Although in these cases a “pretty good” machine translation is available to me as it is to my clients, it actually takes me significantly longer to translate these patents because I have to try to maintain consistency with the machine-translated text as much as possible. When I translate without an MT backup, I follow in my mind only two trains of thought: the original text and the text that I am creating in my head. When I need to compare these two trains of thought to an MT pseudo-document while trying to catch every mistake in it, it naturally slows me down. But it is interesting work anyway, although as I said, the translation usually takes a long time. Just because MT-generated text looks very, very good, it does not mean that the “translation” is actually accurate. Unless and until the text is “validated” by being processed through the brain of an experienced human translator, it cannot really be called a translation, which is why I call such “documents” pseudo-translations.

A special subcategory of patent documents that should never be translated with MT only are translations of patent applications that are used to file in English a patent application that was originally filed in another language.

I never get these kinds of translations of Japanese patent applications, called for filing, as opposed to translations of patents for information or prior art research. I understand they are being done mostly in Japan. But some years I receive in addition to translations of patent applications for prior art research quite a few requests for translations for filing of patent applications from German.

Just after I had filed for retirement during a slow period two and a half years ago, a new client found out about my services and I was suddenly swamped with translations of German patents for filing that I was receiving from a law firm for close to a year in a field that I particularly enjoy. Had I known that this would happen, I would have waited a little bit longer to further increase my retirement income. But unfortunately, I had no idea.

It would be very dangerous to use MT for translations that are used for filing, foolish even, because mistakes generated by a machine in conjunction with an algorithm could eventually prove very costly to the owner of the patent rights. I don’t think many patent law firms would dare to use MT for filing the text of a patent in English in United State or in Europe, but how do I know what is happening in the mad universe of machine and human translation these days?

I am just a lowly peon who has been translating patents for profit and for fun for over 33 years, and I consider myself very fortunate that nowadays the for-fun part is even more important to me than the profit.

The Water Keeps on Flowing, a folk song from Slovakia about two former lovers.

Responses

  1. One strange development is that there are some agencies now not only demanding that translators don’t use machine translation, but promising the clients that they won’t, and even a new one on me, which is demanding you use a proprietary interface specifically designed to prevent you from using MT. The reason for this is obviously that the customers feel cheated if they find the translator has used Google, but this is not at all logical, as the main purpose of paying a human translator nowadays is so that the client gets a guaranteed translation. In many, many cases there is no advantage whatsoever in having a human translation. There is, however, an advantage in having someone who knows both languages reading both texts and checking them. So agencies have tried all kinds of ways to find someone other than a translator to do that. One well-known agency now offers ‘light post-editing’ at a reduced rate. I asked them if this meant they wanted mistakes put in the translations on purpose, but I don’t think they understood the question. I suppose these are business decisions made by people who are not themselves experienced translators.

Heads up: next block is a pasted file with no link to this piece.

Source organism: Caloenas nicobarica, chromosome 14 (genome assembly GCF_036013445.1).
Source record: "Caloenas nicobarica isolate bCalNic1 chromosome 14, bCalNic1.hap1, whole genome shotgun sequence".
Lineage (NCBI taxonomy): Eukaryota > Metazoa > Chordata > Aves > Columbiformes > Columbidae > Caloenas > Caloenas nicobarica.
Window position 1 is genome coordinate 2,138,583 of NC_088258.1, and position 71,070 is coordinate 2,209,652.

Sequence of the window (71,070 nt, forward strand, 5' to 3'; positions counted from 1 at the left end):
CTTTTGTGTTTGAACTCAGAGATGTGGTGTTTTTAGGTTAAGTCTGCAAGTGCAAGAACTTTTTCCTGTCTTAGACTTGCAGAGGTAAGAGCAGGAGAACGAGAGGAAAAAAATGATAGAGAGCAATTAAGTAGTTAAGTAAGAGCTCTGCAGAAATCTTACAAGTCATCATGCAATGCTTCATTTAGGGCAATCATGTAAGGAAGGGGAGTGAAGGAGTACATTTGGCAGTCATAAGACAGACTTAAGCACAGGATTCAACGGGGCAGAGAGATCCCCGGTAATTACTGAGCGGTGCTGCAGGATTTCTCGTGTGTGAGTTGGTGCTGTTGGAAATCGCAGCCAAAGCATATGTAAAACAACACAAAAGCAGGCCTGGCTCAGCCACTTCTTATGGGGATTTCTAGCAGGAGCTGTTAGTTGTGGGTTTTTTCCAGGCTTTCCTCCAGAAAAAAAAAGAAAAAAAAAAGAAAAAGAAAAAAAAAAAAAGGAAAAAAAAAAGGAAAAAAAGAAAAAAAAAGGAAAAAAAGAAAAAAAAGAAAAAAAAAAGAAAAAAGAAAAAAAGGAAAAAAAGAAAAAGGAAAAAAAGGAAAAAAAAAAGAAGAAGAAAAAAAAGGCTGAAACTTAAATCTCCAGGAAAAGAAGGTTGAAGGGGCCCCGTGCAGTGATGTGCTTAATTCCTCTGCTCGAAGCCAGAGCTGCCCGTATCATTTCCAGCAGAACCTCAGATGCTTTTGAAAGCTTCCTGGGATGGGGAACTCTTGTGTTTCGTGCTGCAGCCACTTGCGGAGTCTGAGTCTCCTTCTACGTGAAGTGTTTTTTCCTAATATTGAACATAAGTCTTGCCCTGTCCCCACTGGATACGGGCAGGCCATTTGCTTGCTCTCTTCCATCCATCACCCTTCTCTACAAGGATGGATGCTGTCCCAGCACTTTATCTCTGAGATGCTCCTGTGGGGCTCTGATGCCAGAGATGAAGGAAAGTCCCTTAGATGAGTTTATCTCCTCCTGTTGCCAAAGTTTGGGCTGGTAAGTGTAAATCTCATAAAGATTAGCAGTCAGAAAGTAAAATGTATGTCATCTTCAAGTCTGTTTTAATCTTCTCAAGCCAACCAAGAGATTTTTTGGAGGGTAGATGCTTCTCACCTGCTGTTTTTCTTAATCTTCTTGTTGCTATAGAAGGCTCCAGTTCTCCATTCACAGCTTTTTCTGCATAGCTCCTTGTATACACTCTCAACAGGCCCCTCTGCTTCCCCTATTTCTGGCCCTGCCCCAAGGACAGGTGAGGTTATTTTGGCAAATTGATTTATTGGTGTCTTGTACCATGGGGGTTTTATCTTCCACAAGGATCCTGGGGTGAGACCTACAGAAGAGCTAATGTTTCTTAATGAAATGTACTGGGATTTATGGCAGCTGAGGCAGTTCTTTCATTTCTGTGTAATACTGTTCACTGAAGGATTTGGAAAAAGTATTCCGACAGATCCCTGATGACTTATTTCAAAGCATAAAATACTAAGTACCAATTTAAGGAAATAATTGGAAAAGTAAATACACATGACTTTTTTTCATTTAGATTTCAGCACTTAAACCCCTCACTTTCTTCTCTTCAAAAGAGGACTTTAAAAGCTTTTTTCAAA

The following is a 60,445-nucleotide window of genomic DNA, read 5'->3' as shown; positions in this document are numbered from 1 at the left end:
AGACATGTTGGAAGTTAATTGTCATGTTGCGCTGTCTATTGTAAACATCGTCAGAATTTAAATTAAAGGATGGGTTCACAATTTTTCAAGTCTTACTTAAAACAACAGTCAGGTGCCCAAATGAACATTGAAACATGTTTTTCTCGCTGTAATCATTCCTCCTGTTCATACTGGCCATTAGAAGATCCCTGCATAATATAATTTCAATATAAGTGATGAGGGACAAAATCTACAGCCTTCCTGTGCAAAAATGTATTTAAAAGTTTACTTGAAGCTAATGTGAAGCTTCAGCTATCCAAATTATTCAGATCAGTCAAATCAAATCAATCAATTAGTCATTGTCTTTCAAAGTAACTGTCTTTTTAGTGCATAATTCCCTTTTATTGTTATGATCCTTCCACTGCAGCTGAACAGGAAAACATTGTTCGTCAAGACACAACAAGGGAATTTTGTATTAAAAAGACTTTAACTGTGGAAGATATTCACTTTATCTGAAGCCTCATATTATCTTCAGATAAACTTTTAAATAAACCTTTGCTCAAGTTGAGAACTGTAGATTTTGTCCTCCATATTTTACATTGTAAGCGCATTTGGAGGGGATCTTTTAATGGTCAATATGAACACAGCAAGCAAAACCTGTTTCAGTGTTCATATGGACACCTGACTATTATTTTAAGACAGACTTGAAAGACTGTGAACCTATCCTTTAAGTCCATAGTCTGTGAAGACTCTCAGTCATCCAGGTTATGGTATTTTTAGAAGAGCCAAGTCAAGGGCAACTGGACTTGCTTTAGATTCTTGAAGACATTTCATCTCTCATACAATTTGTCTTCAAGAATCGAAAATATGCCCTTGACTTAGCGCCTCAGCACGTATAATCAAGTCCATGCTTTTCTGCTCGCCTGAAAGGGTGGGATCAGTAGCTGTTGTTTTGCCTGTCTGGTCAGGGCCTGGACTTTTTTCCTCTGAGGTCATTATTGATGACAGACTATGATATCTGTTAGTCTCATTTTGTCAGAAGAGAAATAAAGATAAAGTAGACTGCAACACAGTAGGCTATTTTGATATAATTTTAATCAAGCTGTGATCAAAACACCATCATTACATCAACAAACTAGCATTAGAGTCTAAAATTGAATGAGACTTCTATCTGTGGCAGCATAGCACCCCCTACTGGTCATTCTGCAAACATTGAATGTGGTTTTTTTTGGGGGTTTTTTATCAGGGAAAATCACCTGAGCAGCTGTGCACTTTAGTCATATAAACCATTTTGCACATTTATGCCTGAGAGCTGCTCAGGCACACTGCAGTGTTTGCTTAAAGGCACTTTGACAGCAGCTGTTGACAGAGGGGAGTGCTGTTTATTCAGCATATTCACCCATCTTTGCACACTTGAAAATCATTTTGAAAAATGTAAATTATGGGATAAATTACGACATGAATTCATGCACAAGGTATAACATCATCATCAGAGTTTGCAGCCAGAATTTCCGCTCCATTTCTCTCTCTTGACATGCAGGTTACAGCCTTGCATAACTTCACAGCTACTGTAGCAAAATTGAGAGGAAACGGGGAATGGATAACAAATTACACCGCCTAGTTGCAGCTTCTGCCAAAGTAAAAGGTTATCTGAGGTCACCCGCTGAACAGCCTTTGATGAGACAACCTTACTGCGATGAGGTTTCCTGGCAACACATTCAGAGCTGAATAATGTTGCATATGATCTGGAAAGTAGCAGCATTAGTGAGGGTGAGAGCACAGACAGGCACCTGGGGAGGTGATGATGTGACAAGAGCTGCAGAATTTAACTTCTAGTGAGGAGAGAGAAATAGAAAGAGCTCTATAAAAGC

Like

  2. I am so glad I don’t work for agencies. Most of them really don’t understand the first thing about translation, other than you need to buy it low and sell it high.

    I can hardly afford to ignore machine translations that the clients use themselves and send to me, because I know that they will be discussing the patents with their opposite numbers based on these machine translations.

    “Light post-editing” means no doubt that you do it quickly and therefore it is cheap. I agree that the agency does not or does not want to understand that this way the mistakes will not be corrected.

    But who cares, the main thing is it’s cheap!

    Like

  3. One (former) agency client of mine came up with a new version of the editing process, not necessarily MT post-editing: the one-hour quick edit of a translation of any length.

    Needless to say, the agency was entirely dismissive of the multiple objections I had to this new approach: an editor hardly ever has the time to get his or her teeth into the terminological issues of a translation the way the original translator does, might needlessly introduce inconsistencies in a good translation while being unable to rescue any really bad one, and spending a strict limit of one hour on any translation of any length and quality is really equivalent to sending a poor guy to check a new restaurant for half an hour and writing a review after just having glanced on the menu, possibly without even having ordered an hors d’oeuvre.

    Or just judging a book by its cover, really.